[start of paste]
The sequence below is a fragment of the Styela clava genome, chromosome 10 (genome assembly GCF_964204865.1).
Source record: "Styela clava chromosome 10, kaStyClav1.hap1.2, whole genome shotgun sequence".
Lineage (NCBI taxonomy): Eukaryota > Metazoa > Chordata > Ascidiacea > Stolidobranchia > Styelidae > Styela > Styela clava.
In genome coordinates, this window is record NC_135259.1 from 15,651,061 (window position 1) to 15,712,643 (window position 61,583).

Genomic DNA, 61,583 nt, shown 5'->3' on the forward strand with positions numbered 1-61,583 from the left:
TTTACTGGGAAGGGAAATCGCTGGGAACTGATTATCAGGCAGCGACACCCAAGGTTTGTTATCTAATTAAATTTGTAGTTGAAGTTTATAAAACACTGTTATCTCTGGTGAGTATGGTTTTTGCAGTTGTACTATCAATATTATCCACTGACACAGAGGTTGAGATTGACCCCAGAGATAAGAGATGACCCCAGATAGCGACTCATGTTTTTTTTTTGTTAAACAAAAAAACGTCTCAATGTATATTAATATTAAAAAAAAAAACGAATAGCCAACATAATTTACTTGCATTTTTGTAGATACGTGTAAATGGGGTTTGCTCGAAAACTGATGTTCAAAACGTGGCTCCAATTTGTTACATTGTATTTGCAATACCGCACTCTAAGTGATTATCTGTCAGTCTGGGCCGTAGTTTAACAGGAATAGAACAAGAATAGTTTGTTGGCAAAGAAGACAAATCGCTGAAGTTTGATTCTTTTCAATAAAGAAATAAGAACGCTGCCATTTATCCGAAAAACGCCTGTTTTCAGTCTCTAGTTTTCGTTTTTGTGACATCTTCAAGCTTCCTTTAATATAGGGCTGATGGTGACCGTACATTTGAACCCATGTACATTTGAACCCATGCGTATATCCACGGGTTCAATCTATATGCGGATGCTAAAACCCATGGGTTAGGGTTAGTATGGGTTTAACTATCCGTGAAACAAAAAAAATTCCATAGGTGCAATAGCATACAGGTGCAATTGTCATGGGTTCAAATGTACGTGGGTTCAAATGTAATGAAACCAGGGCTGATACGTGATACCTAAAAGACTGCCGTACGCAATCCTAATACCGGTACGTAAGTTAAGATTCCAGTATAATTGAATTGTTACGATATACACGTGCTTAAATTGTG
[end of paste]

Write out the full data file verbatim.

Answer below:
The sequence below is a fragment of the Styela clava genome, chromosome 10 (genome assembly GCF_964204865.1).
Source record: "Styela clava chromosome 10, kaStyClav1.hap1.2, whole genome shotgun sequence".
Lineage (NCBI taxonomy): Eukaryota > Metazoa > Chordata > Ascidiacea > Stolidobranchia > Styelidae > Styela > Styela clava.
In genome coordinates, this window is record NC_135259.1 from 15,651,061 (window position 1) to 15,712,643 (window position 61,583).

Genomic DNA, 61,583 nt, shown 5'->3' on the forward strand with positions numbered 1-61,583 from the left:
TTTACTGGGAAGGGAAATCGCTGGGAACTGATTATCAGGCAGCGACACCCAAGGTTTGTTATCTAATTAAATTTGTAGTTGAAGTTTATAAAACACTGTTATCTCTGGTGAGTATGGTTTTTGCAGTTGTACTATCAATATTATCCACTGACACAGAGGTTGAGATTGACCCCAGAGATAAGAGATGACCCCAGATAGCGACTCATGTTTTTTTTTTGTTAAACAAAAAAACGTCTCAATGTATATTAATATTAAAAAAAAAAACGAATAGCCAACATAATTTACTTGCATTTTTGTAGATACGTGTAAATGGGGTTTGCTCGAAAACTGATGTTCAAAACGTGGCTCCAATTTGTTACATTGTATTTGCAATACCGCACTCTAAGTGATTATCTGTCAGTCTGGGCCGTAGTTTAACAGGAATAGAACAAGAATAGTTTGTTGGCAAAGAAGACAAATCGCTGAAGTTTGATTCTTTTCAATAAAGAAATAAGAACGCTGCCATTTATCCGAAAAACGCCTGTTTTCAGTCTCTAGTTTTCGTTTTTGTGACATCTTCAAGCTTCCTTTAATATAGGGCTGATGGTGACCGTACATTTGAACCCATGTACATTTGAACCCATGCGTATATCCACGGGTTCAATCTATATGCGGATGCTAAAACCCATGGGTTAGGGTTAGTATGGGTTTAACTATCCGTGAAACAAAAAAAATTCCATAGGTGCAATAGCATACAGGTGCAATTGTCATGGGTTCAAATGTACGTGGGTTCAAATGTAATGAAACCAGGGCTGATACGTGATACCTAAAAGACTGCCGTACGCAATCCTAATACCGGTACGTAAGTTAAGATTCCAGTATAATTGAATTGTTACGATATACACGTGCTTAAATTGTG